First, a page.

What’s surprising, is that the deal was negotiated by a Jacksonville Elementary 6th grader.
“What helped me is that, at that time, I was 6’6″ so, what I am now, just a little skinnier,” Brian Mulhollen said.
Mulhollen was just 11 years old at the time. He said it wasn’t just his height, but his confidence that led up to the decision. “I wasn’t afraid to ask for what we really wanted. Yes, they saw me as a 5th and 6th-grade student. However, they also saw how important this was to preserve the land and make the trails what they are today.”
The beautiful hillside next to the Jacksonville Cemetery could easily be filled with houses and complexes, but a kid got in the way. You can read the whole story on a plaque that now sits at the entrance to the Old Catholic Wagon & Quarry Trails, now dedicated to Mulhollen.
The sign also includes a picture of former Medford City Manager Andy Anderson posing with Mulhollen and another 6th grader, John Robert.
“And you’ll see in that picture how Andy Anderson is just smiling himself silly because two 10, 11-year-olds came in to negotiate a land deal!” said Mulhollen’s former teacher, Larry Smith.
To learn how an 11-year-old was able to secure a huge part of Jacksonville’s landscape, we asked the guy who was there when it was just a crazy thought in a kid’s head. Smith said it all started on foggy, Saturday morning, he and Mulholen loved to go for hikes.
“This particular morning I came walking up here, the Catholic Wagon Trail that was here was put in the 1860s. It wasn’t quite as nice as this. It had been overgrown. And we got up here to the crest of the hill, and we were walking along. And I’ll never forget, Brian said, ‘Who owns this?’ It just so happens I had already looked it up on the tax records, I said ‘The City of Medford owns it.’ And he looked at me and, I’ll never forget what he said. ‘How do we get it?’”
According to Smith, Mulhollen came to him after school and said, “I’ve got an appointment with Andy Anderson with the City of Medford.” Smith said he got the appointment all on his own.
“They had no idea an 11-year-old boy was coming in to negotiate this land deal,” Smith said.
25 years later, Smith still remembers the day perfectly, and so does Mulhollen.
“Mr. Anderson was very inviting, treated us not like kids,” Mulhollen said. “We were there to talk about a conservation land deal and we were really grateful for being treated that way.”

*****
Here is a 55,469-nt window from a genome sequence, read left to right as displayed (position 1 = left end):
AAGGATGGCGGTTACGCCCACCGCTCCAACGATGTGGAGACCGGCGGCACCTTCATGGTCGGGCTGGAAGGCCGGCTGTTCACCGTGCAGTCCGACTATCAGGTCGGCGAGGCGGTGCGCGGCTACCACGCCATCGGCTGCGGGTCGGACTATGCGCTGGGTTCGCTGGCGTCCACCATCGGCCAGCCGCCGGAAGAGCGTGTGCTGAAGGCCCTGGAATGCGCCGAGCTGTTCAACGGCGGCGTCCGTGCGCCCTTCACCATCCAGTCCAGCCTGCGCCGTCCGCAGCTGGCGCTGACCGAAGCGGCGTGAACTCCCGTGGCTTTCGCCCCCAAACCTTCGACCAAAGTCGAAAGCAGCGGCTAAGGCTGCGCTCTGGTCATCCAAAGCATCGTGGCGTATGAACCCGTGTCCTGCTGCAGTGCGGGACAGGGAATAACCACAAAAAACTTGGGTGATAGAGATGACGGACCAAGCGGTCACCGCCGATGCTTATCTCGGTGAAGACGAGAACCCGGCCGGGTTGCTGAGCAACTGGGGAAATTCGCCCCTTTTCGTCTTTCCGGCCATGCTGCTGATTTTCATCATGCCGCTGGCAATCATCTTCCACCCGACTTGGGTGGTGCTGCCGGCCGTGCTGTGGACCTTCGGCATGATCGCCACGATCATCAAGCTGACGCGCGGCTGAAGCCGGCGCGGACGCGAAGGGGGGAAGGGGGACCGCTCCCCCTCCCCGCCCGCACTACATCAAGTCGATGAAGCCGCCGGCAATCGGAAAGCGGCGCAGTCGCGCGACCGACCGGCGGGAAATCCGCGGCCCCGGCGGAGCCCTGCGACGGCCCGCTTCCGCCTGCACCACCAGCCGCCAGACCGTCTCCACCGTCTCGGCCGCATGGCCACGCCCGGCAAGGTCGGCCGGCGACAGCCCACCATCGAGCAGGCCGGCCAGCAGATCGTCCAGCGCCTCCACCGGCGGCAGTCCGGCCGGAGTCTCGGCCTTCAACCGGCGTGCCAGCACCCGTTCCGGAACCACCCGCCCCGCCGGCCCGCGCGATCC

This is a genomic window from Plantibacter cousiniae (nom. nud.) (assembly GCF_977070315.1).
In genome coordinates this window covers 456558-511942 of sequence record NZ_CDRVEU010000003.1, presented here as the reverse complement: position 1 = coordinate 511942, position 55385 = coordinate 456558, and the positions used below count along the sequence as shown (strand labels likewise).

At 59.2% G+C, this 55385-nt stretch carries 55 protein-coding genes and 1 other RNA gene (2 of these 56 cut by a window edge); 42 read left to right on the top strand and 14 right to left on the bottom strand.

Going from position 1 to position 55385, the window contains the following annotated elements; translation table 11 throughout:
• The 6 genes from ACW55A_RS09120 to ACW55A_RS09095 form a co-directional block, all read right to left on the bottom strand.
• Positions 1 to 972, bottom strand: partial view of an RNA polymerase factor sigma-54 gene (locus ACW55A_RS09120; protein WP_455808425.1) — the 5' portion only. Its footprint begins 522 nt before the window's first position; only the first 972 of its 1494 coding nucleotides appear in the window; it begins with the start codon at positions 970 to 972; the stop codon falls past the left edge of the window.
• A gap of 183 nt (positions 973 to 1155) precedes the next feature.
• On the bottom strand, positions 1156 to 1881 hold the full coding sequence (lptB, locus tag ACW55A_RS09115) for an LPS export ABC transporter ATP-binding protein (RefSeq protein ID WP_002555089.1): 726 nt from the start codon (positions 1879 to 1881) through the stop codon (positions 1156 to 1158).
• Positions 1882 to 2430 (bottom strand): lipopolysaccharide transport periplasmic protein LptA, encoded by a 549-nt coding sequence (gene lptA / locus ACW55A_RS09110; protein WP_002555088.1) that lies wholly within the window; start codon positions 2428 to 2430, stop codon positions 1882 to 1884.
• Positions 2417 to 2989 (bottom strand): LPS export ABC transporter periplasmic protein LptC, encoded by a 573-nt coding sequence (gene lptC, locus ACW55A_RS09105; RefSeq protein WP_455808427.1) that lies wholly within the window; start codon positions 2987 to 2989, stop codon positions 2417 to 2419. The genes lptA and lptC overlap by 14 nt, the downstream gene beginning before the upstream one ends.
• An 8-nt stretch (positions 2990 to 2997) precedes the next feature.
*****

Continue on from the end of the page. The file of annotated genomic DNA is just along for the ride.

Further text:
Smith said the deal was all Mulhollen’s doing, he just “facilitated.” “I’ve known Brian since the 4th grade so I knew he could pull this off,” Smith said. “I didn’t give it a whole lot of thought, I just let him do it.”
According to Mulhollen, Smith often gave him “ideas.”
Shortly after Mulhollen met with the city manager, Anderson presented the idea to the city council. According to Smith, councilors thought to look back on how much they had purchased the land for 100 years prior.
“$1,040 almost 100 years ago,” Smith said. “So they said, ‘Okay, just sell it for that price.'” The 10 acres of land was worth about half a million dollars in 1994, according to Smith.
Though Mulhollen was able to secure the deal for quite a bargain, $1,040 is a lot of money for a 6th grader. Mulhollen was able to pull together a financial package where the city of Jacksonville would contribute $540, a private citizen donated $250, and his group, ‘The Children of Jacksonville,’ raised another $250 from T-Shirt sales.
Securing the land deal means you won’t be seeing any houses or complexes being built on that 10 acres of land.
“I’m extremely proud,” Mulhollen said. “If we didn’t have this, Jacksonville would not have been the same place.”
The 10 acres of woodlands bordering the Jacksonville Cemetery, adjacent to the Peter Britt Gardens, is now owned by the City of Jacksonville and maintained by the Jacksonville Woodlands Association, which Larry Smith just so happens to run.
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